Stories about: anxiety

VIP treatment for kids with urinary issues

The Voiding Improvement Program (VIP) at Boston Children’s Hospital helps kids overcome a wide variety of urinary problems, including difficult toileting issues like daytime and nighttime bathroom accidents and urinary tract infections. Here’s a look at how the VIP can help your children.

Boston Children’s Hospital Voiding Improvement Program (VIP) is available in Boston, Peabody, Waltham and Weymouth. To learn more, visit the program’s website. Also, check Thriving in the coming weeks for a post on how parents and doctors work together to help kids overcome daytime and nighttime wetting issues.

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Millions of children have mental health disorders while treatment budgets shrink

When feeling stressed out by the hectic pace of modern life, it’s easy to get wistful for the carefree days of youth—when it seemed the only thing we had to worry about was getting along with the other kids in the neighborhood.

But according to a first-of-its-kind report from the Centers for Disease Control and Prevention on childhood mental health, those days are gone or may never even have existed for a huge portion of America’s children.

Analyzing data collected over the past six years, the report shows that millions of kids—as many as one in five—are currently living with some form of mental health disorder. Attention deficit disorder is the most prevalent condition reported, affecting more than 4 million kids nationwide, but other behavioral issues such as anxiety and depression also were heavily documented, affecting 2.2 and 1.8 million children respectively.

While it’s unclear whether or not the numbers in the report mean that these conditions are really more common in kids today, or if parents, clinicians and teachers are just getting better at identifying them, the bottom line is clear: the issue of mental health disorders in American children is too big to ignore.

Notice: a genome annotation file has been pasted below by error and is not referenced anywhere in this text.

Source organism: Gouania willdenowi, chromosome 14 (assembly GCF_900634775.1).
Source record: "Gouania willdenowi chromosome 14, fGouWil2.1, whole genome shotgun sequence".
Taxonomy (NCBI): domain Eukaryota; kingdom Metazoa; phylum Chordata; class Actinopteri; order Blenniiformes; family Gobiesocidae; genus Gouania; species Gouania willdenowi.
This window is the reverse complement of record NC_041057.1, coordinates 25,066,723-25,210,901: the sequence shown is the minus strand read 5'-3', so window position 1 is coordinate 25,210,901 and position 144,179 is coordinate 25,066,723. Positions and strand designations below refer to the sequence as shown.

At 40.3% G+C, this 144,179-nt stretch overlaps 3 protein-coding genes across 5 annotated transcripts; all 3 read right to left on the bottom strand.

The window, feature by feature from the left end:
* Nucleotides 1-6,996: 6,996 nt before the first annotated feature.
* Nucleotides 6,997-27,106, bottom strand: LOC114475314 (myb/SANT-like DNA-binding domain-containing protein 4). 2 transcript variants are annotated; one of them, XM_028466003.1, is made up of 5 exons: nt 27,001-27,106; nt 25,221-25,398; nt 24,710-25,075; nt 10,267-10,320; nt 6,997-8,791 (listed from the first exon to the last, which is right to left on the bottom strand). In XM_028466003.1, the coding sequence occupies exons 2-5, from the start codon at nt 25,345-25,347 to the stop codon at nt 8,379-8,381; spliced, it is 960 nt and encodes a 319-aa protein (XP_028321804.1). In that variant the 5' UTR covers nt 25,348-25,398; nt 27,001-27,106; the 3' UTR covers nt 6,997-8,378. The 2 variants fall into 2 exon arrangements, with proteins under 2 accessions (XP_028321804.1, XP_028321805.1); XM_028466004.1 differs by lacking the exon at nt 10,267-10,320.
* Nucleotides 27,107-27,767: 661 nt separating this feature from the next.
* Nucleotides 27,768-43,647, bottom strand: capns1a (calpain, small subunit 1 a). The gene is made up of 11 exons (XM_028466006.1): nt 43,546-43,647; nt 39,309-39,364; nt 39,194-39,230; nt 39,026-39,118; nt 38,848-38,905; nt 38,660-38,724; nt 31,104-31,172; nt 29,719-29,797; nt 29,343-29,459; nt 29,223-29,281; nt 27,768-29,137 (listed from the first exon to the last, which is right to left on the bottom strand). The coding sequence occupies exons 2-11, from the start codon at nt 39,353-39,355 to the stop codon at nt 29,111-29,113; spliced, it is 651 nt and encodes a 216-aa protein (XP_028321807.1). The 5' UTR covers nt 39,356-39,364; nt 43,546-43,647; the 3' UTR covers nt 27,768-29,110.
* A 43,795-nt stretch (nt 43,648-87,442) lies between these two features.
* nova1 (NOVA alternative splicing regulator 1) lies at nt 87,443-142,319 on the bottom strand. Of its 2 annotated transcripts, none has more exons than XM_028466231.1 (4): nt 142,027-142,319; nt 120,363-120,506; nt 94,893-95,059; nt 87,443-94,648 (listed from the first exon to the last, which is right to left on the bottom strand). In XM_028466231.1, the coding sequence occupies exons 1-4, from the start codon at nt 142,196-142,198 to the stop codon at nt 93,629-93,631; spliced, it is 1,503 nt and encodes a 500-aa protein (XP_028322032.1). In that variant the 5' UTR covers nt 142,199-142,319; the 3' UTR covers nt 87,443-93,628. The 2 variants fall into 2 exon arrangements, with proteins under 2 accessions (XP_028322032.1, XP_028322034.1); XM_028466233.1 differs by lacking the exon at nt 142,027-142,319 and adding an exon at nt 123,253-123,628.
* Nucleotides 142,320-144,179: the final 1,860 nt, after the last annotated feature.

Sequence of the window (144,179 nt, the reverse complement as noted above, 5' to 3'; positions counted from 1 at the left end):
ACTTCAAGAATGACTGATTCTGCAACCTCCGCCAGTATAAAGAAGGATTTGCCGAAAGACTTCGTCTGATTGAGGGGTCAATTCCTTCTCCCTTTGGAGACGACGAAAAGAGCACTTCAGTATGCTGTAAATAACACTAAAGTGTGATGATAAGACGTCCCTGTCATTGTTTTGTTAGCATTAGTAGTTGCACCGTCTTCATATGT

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The science of stress

Adolescence is a hard time for just about everyone. School pressure, changing relationships, craving the independence of adulthood while clinging to the security of childhood; it can all lead to a lot of emotional turmoil. But while the stress of growing up may be almost universal, how teens handle it varies wildly.

Data shows that poor reaction to stress can lead to the onset of mental illnesses and associated problems like substance abuse or antisocial behavior. In many cases, the first signs of these disorders surface when the person is feeling stressed. Research also shows that adolescents who have experienced trauma or adversity when they were younger, like the death of a close relative or abandonment by a parent, are more likely to have mental health issues triggered by stress, compared to people who have never faced that kind of hardship.

Even though there’s plenty of research linking stress and early adversity to mental disorders, there are very few studies looking at how the two are connected. Why does early life adversity or trauma make some people more prone to mental illness, especially when dealing with stressful situations? And if warning signs are identified early enough, can these problems be avoided? These are questions Boston Children’s Hospital researcher Kate McLaughlin, PhD, is trying to answer. McLaughlin, along with Margaret Sheridan, PhD, are analyzing how teenagers’ brains react to stress. The project involves over 200 adolescents, some with mental health issues and some without, as well as teens who have experienced early life adversity and others who haven’t.

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Weathering the storm with children who have chronic illnesses